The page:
The group of SCFAs-producing bacteria is another essential probiotic. They convert the ingested fibers and indigestible carbohydrates into SCFAs such as acetate, propionate, and butyrate. The SCFAs are generated in the gut, are quickly absorbed into the blood, and circulate to other organs of the body. These microbial metabolites could affect the epithelial cell proliferation and mucosal immune responses among other physiological impacts beyond the gut microenvironment [3740]. In this study, LBP significantly enriched the relative abundance of SCFAs-producing bacteria and caused the elevation of serum concentration of propionic acid and butyric acid (Figures 4(c) and 4(e)). Importantly, here we showed that LBP not only modulated the GM composition, but also stimulated strong expression of three main GPCRs, namely, the GPR 41, 43, and 109a. A similar finding was observed in the mice treated with polysaccharides from Ganoderma lucidum in our previous report [41]. Activation of the GPCRs would trigger a series of cellular responses [4244]. Therefore, the bacteria-derived SCFAs act as signaling molecules through their ability to mimic the host’s molecules and interact with the cellular receptors. Such interaction between the SCFAs and the host receptors forms a crucial communication between the commensal bacteria and the host and exerts beneficial effects on the host. One of such interplays between the microbe and the host is through the interactions between the microbial metabolites SCFAs and the specific SCFAs-sensing G-protein-coupled receptors (GPCRs) residing in the gut epithelial cells [45]. Here, we showed that LBP not only modulated the GM composition, but also stimulated strong expression of three key GPCRs, namely the GPR 41, 43, and 109a.

5. Conclusion

In summary, treatment with LBP positively modulated gut inflammatory mediators. LBP also effectively downregulated the relative abundance of potential pathogens and upregulated the relative abundance of beneficial bacteria. Meanwhile, LBP raised the concentration of SCFAs and stimulated the host’s SCFAs receptors in the gut barrier. From the prebiotic and food perspective, our study revealed the diverse benefits of LBP to the host health.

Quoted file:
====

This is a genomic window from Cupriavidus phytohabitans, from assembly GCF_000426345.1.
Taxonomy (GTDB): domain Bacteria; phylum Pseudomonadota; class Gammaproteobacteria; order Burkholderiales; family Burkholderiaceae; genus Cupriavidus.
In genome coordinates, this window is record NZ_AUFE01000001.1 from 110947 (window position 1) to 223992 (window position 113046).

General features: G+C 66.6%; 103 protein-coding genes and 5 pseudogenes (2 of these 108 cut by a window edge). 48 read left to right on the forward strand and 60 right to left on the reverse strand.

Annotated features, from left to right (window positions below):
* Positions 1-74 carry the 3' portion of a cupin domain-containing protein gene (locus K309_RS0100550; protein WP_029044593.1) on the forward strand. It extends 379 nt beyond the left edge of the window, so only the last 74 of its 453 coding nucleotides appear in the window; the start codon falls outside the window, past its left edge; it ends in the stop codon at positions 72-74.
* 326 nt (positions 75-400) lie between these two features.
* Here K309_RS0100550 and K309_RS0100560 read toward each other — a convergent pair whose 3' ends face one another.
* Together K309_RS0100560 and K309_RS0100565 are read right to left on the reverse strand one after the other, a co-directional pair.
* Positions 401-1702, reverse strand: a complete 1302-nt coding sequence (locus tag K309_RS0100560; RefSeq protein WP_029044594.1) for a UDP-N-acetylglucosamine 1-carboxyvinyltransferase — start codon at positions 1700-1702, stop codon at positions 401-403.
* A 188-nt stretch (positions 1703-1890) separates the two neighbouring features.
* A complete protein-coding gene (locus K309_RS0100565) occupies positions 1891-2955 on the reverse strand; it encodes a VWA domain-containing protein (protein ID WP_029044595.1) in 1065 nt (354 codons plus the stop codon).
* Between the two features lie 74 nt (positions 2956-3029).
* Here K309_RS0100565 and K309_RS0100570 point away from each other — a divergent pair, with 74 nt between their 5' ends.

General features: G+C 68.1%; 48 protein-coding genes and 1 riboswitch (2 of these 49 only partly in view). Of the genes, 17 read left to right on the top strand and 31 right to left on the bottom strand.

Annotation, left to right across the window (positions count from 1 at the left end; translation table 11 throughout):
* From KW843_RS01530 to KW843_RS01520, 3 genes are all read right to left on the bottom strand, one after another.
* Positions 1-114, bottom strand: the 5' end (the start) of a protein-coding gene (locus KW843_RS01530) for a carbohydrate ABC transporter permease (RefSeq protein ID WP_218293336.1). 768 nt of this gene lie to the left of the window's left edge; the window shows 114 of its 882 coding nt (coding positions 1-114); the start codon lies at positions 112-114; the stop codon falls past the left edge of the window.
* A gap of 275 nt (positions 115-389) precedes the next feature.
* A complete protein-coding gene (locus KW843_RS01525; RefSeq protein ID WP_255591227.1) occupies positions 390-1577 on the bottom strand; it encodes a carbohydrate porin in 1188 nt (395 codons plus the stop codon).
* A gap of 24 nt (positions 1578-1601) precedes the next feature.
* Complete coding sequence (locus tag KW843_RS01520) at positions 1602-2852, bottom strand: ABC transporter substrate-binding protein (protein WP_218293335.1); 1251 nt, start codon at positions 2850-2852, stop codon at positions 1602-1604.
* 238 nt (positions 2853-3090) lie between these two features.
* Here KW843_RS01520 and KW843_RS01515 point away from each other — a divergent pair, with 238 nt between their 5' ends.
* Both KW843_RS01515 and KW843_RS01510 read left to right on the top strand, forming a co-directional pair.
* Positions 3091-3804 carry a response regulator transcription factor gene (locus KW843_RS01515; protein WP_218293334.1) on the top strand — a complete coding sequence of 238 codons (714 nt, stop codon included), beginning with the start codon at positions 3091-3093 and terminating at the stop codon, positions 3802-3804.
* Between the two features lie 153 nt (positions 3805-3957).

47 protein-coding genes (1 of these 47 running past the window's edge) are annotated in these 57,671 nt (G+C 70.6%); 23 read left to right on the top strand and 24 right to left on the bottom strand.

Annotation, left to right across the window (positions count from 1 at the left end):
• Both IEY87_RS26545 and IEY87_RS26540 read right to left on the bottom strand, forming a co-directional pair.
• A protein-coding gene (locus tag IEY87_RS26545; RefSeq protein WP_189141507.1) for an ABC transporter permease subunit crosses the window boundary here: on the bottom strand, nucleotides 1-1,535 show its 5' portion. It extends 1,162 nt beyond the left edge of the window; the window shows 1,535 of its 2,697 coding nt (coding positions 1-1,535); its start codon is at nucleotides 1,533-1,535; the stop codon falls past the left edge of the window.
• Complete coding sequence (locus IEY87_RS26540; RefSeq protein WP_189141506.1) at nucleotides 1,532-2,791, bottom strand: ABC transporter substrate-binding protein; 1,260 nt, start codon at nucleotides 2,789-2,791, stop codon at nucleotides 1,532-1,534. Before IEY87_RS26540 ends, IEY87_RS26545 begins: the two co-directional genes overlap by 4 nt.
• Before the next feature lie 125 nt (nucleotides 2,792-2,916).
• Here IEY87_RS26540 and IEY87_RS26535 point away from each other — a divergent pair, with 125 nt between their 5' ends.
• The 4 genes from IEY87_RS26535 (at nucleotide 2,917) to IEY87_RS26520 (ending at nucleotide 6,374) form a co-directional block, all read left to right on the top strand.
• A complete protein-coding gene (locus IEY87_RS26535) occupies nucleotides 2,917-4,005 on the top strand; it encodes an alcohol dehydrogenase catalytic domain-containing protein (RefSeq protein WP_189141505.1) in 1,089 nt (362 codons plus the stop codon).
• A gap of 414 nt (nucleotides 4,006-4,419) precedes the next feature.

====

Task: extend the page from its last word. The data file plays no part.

Data Availability

The data used to support the findings of this study are included in the article.

Ethical Approval

All the procedures used in this study were approved by the Ethics Committee of Animal Experimentation of Macau University of Science and Technology.

Conflicts of Interest

The authors declare no conflicts of interest regarding the publication of this paper.

Authors’ Contributions

Wenrui Xia and Guoxin Huang conducted the experiments and composed the manuscript. Imran Khan performed the microbiome analysis. Xiaoang Li, Wai Kit Leong, Lu Su, and Lin Yin carried out animal work. Xiqing Bian made the LC-MS analysis of bacterial metabolites. Jiyan Su exchanged information on herbal polysaccharides. WLW Hsiao coordinated and supervised the project and revised the manuscript.

Acknowledgments

This work was funded by the Science and Technology Development Fund of Macau Government (grant no. FDCT 0054-2018-A2 to WLW Hsiao) and the Ascent Program for Medical Research of Foshan Government, 2019–2021. This work was also supported by the National Natural Science Foundation of China (no. 31900103 to Guoxin Huang). The authors also thank Dr. Jianlin Wu for his technical advice on the metabolite analysis.

Supplementary Materials

This supplementary material included all the research results mentioned in the manuscript. Figure S1: The LDA scores for the dominant species in the control and the LBP groups. Table S1: The nucleotide sequences of the primers used to analyze the mRNA expression of the cytokines. Table S2: The selected potential pathogens used to analyze in this study. Table S3: The selected beneficial bacteria used to analyze in this study. (Supplementary Materials)

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Copyright © 2020 Wenrui Xia et al. This is an open access article distributed under the Creative Commons Attribution License, which permits unrestricted use, distribution, and reproduction in any medium, provided the original work is properly cited.